William Ackman is now tilting at pyramids in China. In the latest phase of the uppity investor’s year-long battle against Herbalife, he argued on Tuesday that the nutritional supplements and diet pill maker violated local laws that ban certain multilevel marketing strategies. The Pershing Square Capital founder raises some good questions. For all the effort, though, it’s hard to see how China will help confirm his ultra-bearish thesis.

Mar 11, 2014 13:26 UTC

Unicorns stampede through tech fantasyland

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By Jeffrey Goldfarb
The author is a Reuters Breakingviews columnist. The opinions expressed are his own.

There’s a new stampede in technology’s fantasyland: Unicorns. The single-horned stallion has made the leap from legend to run free through modern-day Silicon Valley, New York, London and the plains of central Israel as a term to describe the most successful startups. In a different and unintended sense, the trope couldn’t be more apt.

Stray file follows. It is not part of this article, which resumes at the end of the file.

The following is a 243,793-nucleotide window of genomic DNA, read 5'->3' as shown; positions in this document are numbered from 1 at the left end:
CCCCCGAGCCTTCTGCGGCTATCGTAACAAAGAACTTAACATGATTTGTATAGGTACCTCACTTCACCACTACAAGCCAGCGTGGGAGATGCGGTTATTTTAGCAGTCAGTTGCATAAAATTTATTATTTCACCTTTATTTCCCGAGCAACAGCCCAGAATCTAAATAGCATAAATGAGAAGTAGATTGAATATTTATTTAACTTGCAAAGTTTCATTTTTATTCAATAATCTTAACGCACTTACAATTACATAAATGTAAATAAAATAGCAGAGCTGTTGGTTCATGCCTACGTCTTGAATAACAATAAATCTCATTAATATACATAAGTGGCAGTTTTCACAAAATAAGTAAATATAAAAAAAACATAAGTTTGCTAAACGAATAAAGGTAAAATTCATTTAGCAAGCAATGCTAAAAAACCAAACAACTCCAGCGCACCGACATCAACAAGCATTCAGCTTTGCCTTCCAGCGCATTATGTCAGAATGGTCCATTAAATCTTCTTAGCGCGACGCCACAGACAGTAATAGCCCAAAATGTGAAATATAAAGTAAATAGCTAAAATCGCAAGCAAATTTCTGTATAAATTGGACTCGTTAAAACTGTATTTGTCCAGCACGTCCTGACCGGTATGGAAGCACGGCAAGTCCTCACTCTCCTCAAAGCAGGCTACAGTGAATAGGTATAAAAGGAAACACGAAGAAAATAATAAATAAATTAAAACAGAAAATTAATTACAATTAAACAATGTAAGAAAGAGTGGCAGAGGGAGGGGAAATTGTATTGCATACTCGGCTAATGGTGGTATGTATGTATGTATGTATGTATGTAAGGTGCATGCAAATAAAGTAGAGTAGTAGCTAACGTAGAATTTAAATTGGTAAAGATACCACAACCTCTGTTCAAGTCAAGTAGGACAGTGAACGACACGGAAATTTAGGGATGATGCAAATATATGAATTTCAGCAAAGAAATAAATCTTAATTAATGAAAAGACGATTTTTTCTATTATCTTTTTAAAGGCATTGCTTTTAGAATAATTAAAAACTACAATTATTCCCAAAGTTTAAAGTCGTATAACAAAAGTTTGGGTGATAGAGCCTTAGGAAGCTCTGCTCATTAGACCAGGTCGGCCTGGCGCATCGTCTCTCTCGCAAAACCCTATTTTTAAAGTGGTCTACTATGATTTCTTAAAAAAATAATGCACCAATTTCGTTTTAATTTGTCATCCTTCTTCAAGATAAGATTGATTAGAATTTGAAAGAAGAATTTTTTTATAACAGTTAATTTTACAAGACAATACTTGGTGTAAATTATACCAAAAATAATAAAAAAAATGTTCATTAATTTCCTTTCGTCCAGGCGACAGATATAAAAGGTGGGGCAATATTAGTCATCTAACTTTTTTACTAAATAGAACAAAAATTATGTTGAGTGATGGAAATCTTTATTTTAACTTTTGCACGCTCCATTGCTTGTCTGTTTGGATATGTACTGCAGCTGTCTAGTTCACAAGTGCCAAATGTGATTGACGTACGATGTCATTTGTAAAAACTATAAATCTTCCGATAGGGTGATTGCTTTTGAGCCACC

Mar 11, 2014 05:52 UTC

Credit chains are China’s weakest link

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By John Foley

The author is a Reuters Breakingviews columnist. The opinions expressed are his own.

China’s debts are troubling – and not just because they’re alarmingly big. An equally worrying threat to the country’s prosperity is the complexity of those debts. That’s the trouble with China’s lengthening “credit chains”.

Mar 11, 2014 02:14 UTC

Japan index: Weak demand shows need for stimulus